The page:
Python function call

In the last post introducing Python, I demonstrated how to make a simple app using variables and conditional statements. In order to do anything really powerful in a given programming language though, you need to understand functions! In this post, we’ll discuss the Python function call.

What is a Python function call?

Before we look at how to call a function in Python, we first need to familiarize ourselves with the concept.

Also read: Best online Python courses

Functions are used throughout programming as a way to group certain tasks together. This becomes useful in a variety of circumstances, particularly when a repetitive task needs to be carried out multiple times.

Functions are used throughout programming as a way to group certain tasks together.

For example, if you built an app that drew hundreds of triangles on the screen to generate a kaleidoscopic effect, you could do this in one of two ways:

  • Without functions: by repeatedly writing the code to draw a triangle with.
  • With a Python function call: by generating lots of coordinates and feeding them to your “draw triangle” function.

The latter is far more efficient, requires less code, and is generally the preferred method. Not only that, but if you ever decide you want to draw squares instead of triangles; you could change just a few lines of code and the entire output would be different!

One more benefit of using functions is that they are modular and portable. If you write another program with a triangle in it, you can just copy and paste your triangle code wholesale!

Python call function example

Here is an extremely simple example of a Python function that will print “Hello World!” onto the screen:

def hello_print():

    print("Hello World!")

    return

hello_print()

That is how to define a function in Python and call it!

The function here is called HelloPrint. First we “define” this function with the def statement, then we place any code we want to be a part of it directly beneath. The return statement simply instructs the interpreter to return to whatever point in the code it was at before it carried out the function.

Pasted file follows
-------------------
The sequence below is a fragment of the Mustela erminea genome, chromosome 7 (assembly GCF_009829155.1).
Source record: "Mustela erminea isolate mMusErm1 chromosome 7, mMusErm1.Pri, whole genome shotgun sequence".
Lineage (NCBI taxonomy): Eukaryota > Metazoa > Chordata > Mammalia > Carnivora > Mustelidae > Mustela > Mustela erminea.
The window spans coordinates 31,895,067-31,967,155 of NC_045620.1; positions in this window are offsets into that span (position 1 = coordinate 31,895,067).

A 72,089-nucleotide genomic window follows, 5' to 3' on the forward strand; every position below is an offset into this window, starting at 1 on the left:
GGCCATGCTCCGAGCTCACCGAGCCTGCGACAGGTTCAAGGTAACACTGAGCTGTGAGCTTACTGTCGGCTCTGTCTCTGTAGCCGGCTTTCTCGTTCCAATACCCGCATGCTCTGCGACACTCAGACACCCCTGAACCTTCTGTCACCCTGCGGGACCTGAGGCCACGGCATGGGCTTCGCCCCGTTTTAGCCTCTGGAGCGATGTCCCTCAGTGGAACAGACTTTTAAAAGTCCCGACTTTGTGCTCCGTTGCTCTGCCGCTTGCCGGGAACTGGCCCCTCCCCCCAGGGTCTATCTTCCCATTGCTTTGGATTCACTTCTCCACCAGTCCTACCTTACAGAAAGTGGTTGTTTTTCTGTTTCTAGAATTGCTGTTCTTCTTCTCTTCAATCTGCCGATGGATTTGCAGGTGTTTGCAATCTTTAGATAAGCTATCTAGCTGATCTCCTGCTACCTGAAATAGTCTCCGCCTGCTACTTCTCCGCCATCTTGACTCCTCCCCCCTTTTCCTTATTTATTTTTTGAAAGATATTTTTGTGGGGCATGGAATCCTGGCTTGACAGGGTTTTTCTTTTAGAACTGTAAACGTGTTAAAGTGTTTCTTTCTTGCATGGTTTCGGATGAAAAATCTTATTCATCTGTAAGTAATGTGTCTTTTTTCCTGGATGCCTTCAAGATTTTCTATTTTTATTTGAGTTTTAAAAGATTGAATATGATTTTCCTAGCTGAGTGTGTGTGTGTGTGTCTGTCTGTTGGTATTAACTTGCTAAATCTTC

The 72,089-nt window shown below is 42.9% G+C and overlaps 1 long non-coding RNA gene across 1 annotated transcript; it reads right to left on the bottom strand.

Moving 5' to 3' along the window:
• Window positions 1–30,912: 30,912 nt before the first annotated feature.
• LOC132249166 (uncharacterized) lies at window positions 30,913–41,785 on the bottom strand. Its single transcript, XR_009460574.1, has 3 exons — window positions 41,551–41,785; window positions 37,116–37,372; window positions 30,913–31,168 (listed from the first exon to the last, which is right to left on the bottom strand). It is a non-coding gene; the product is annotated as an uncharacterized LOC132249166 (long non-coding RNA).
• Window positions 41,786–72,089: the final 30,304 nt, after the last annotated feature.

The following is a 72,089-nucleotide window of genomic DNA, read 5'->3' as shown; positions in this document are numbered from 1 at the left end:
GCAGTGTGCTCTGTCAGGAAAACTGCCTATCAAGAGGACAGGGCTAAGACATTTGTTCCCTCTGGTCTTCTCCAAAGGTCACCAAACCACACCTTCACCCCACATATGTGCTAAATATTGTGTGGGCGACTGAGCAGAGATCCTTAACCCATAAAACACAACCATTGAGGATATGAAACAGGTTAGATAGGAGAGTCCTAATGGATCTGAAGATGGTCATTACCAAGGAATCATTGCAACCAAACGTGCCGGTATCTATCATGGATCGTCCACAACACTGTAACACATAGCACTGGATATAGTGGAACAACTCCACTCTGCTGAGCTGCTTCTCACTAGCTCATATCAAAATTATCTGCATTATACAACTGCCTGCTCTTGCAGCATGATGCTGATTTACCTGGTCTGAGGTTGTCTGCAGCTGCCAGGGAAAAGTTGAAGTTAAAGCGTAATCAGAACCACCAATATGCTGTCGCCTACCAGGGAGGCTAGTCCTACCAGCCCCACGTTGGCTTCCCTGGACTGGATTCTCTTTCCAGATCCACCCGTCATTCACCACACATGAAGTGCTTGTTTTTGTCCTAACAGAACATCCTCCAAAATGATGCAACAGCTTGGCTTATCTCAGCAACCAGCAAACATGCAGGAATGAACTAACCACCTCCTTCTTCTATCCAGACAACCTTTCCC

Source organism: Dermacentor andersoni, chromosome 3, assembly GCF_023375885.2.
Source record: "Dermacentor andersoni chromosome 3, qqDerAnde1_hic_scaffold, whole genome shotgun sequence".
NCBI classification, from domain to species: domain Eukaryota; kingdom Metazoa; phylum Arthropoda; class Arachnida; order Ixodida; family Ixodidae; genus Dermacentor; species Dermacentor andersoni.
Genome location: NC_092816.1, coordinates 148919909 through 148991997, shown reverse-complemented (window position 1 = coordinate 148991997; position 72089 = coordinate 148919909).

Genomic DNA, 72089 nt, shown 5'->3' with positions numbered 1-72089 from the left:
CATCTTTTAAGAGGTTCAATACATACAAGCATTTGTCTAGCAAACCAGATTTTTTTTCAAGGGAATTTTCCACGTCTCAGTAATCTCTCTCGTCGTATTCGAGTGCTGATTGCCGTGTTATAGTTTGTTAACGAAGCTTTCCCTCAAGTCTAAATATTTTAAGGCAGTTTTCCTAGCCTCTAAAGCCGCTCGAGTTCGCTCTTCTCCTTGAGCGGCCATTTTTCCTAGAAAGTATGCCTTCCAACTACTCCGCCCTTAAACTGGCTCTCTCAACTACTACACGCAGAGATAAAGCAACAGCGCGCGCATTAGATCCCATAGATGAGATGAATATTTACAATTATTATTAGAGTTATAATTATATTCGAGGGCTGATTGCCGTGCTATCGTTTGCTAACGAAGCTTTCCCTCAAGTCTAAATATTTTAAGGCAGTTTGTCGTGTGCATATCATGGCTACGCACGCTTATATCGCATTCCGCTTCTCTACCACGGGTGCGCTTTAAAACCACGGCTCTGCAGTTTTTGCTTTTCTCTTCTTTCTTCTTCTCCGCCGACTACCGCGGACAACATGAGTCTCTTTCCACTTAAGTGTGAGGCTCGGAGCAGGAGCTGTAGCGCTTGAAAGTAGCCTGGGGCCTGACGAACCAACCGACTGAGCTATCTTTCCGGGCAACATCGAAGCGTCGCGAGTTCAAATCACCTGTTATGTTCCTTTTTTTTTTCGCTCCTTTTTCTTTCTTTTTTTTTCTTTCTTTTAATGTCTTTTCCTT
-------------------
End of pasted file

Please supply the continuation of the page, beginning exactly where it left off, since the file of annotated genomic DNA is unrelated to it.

Note that I’ve capitalized each word in my function name. This is a good practice as it helps to distinguish a Python function call from statements.

Now, any time we want to say “Hello World!” we can simple write HelloPrint() and it will happen!

For example:

def hello_print():

    print("Hello World!")

    return

hello_print()

hello_print()

Run this code and you’ll now see the “Hello World!” message appear twice!

Because this code is grouped separately, it won’t run until you use the Python function call. That also means that this code will do the precise same thing:

def hello_print():

    print("Hello World!")

    return

hello_print()

hello_print()

This also means you should be able to figure out how to call a function from another function:

def greetings_print():

    print("Hello World!")

    nice_day_today()

    return

def nice_day_today():

    print(“Nice day today, isn’t it!”)

    return

greetings_print()

And that, in a nutshell, is how to call a function in Python! But we still haven’t tapped into the real power of Python functions yet!

How to pass information to a Python function call

While functions are useful for performing repetitive tasks, their real power lies in the ability to give and receive data. This is what those little brackets are for: they allow us to call a function in Python while also passing in data.

For example, the following code will say “Hello Adam”:

def say_hello(Name):

    print(“Hello ” + Name)

    return

say_hello(“Adam”)

This is means that the same function can perform slightly different actions depending on the variables we give it.

How to manipulate data

Even more useful though, is the ability of a function to transform data.

To do this, we need to pass information into the function, perform an action, and then return that information.

Here’s one way that we might perform this with a Python functional call:

def multiplier(Number):

    return = Number * 10

print(multiplier(5))

Here, the output will be “50” because the number 5 is passed with the Python function call, which returns that value multiplied by 10. Notice how we can write the Python function call just as though it were the name of an integer itself. This allows for very rapid and flexible coding!

There are countless ways we can use this feature. Here is another little example that requires just three lines of code:

def counter(Name):

    return len(Name)

name_please = input("Name length counter! Enter your full name ")

print(Counter(name_please))

This little app is a “name length counter.” This uses the len statement from Python, which returns an integer based on the length of a string. So, this fun app can tell you how many characters are in your name!

That’s including spaces but hey, no one is perfect.

We’re just scratching the surface of Python can do

Now you know how to use a Python function call! This opens up a world of possibilities, but don’t stop there! To really flex the full power of Python, you’ll need to understand concepts such as functions, modules, and more. To that end, we recommend checking out our guide to the best online Python courses. 

That said, if you’re a true beginner and looking for a great course that’s easy to get started with, we highly recommend Coding with Python: Training for Aspiring Developers, which you can nab for just $49.99, which is an absolute steal as the course is valued around $700.

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